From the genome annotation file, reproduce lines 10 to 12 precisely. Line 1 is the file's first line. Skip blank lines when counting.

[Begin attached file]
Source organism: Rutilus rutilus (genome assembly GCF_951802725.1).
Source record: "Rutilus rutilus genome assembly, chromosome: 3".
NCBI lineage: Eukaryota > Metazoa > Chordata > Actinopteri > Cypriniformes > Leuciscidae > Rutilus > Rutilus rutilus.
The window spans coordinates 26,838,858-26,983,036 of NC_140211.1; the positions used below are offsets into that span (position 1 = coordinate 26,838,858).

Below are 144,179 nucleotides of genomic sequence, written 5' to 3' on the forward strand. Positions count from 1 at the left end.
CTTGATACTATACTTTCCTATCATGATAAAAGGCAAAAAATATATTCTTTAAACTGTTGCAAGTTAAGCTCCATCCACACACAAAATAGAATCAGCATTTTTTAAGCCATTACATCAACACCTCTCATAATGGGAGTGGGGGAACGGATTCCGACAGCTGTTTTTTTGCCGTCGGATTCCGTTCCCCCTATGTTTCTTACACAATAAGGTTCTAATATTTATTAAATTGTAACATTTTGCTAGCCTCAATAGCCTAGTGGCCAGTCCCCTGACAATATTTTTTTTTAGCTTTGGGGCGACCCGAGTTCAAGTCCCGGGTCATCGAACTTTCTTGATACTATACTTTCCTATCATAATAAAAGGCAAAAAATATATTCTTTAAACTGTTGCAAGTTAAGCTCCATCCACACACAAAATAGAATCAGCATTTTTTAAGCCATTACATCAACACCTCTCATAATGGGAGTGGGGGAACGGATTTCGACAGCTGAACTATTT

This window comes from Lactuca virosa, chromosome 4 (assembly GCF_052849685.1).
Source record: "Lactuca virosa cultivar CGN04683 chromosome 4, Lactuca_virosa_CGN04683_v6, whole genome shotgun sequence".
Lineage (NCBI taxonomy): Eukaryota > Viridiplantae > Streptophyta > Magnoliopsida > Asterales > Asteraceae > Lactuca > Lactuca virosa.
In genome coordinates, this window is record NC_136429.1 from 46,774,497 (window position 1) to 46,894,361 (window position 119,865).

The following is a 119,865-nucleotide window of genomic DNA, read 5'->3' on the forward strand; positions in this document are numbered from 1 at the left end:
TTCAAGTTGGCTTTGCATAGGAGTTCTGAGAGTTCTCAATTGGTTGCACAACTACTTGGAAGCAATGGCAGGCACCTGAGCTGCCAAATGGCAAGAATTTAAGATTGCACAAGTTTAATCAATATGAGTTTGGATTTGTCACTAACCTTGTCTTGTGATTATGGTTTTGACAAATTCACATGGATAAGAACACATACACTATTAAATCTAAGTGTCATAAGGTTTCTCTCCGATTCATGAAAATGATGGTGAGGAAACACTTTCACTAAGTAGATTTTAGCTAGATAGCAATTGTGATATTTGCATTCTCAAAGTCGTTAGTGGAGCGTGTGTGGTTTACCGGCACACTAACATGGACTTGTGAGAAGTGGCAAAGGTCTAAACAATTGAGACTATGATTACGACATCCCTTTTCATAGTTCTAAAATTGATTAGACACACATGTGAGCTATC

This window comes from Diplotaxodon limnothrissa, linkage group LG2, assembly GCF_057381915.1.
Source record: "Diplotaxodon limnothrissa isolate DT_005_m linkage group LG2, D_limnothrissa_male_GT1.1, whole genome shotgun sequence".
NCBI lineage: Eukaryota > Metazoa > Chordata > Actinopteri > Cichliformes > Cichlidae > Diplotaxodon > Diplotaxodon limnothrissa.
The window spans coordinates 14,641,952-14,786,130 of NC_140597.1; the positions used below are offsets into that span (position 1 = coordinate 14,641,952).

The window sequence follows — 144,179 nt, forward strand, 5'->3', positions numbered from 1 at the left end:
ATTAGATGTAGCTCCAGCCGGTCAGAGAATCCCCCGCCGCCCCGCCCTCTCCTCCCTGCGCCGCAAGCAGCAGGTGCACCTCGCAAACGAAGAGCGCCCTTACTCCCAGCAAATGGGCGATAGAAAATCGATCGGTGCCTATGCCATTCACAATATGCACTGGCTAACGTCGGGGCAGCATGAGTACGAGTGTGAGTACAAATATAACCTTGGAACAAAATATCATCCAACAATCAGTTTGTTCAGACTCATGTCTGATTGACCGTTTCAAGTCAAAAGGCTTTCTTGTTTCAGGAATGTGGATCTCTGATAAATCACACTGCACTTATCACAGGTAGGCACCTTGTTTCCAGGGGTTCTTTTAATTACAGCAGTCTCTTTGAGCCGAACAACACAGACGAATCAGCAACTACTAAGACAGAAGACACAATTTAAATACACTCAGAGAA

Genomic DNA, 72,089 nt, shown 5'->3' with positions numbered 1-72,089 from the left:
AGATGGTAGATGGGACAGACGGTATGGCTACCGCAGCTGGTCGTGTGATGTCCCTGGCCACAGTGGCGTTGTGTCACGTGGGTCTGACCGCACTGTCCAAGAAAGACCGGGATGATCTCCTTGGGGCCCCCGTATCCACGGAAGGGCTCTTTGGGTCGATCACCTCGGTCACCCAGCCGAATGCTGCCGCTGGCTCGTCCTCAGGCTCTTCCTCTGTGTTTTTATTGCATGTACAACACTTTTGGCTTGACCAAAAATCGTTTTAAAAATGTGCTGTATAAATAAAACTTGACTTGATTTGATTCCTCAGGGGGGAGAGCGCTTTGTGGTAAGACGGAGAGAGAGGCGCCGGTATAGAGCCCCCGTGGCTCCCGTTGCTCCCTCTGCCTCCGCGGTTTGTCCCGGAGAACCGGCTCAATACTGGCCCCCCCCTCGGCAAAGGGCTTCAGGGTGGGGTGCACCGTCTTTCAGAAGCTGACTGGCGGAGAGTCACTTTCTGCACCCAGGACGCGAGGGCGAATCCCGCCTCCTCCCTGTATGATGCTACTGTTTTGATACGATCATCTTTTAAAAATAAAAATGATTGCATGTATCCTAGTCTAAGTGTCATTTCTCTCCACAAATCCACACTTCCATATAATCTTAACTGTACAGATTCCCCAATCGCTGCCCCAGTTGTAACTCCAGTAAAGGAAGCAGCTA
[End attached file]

In genome coordinates, this window is record NC_136429.1 from 46,774,497 (window position 1) to 46,894,361 (window position 119,865).

The following is a 119,865-nucleotide window of genomic DNA, read 5'->3' on the forward strand; positions in this document are numbered from 1 at the left end:
TTCAAGTTGGCTTTGCATAGGAGTTCTGAGAGTTCTCAATTGGTTGCACAACTACTTGGAAGCAATGGCAGGCACCTGAGCTGCCAAATGGCAAGAATTTAAGATTGCACAAGTTTAATCAATATGAGTTTGGATTTGTCACTAACCTTGTCTTGTGATTATGGTTTTGACAAATTCACATGGATAAGAACACATACACTATTAAATCTAAGTGTCATAAGGTTTCTCTCCGATTCATGAAAATGATGGTGAGGAAACACTTTCACTAAGTAGATTTTAGCTAGATAGCAATTGTGATATTTGCATTCTCAAAGTCGTTAGTGGAGCGTGTGTGGTTTACCGGCACACTAACATGGACTTGTGAGAAGTGGCAAAGGTCTAAACAATTGAGACTATGATTACGACATCCCTTTTCATAGTTCTAAAATTGATTAGACACACATGTGAGCTATC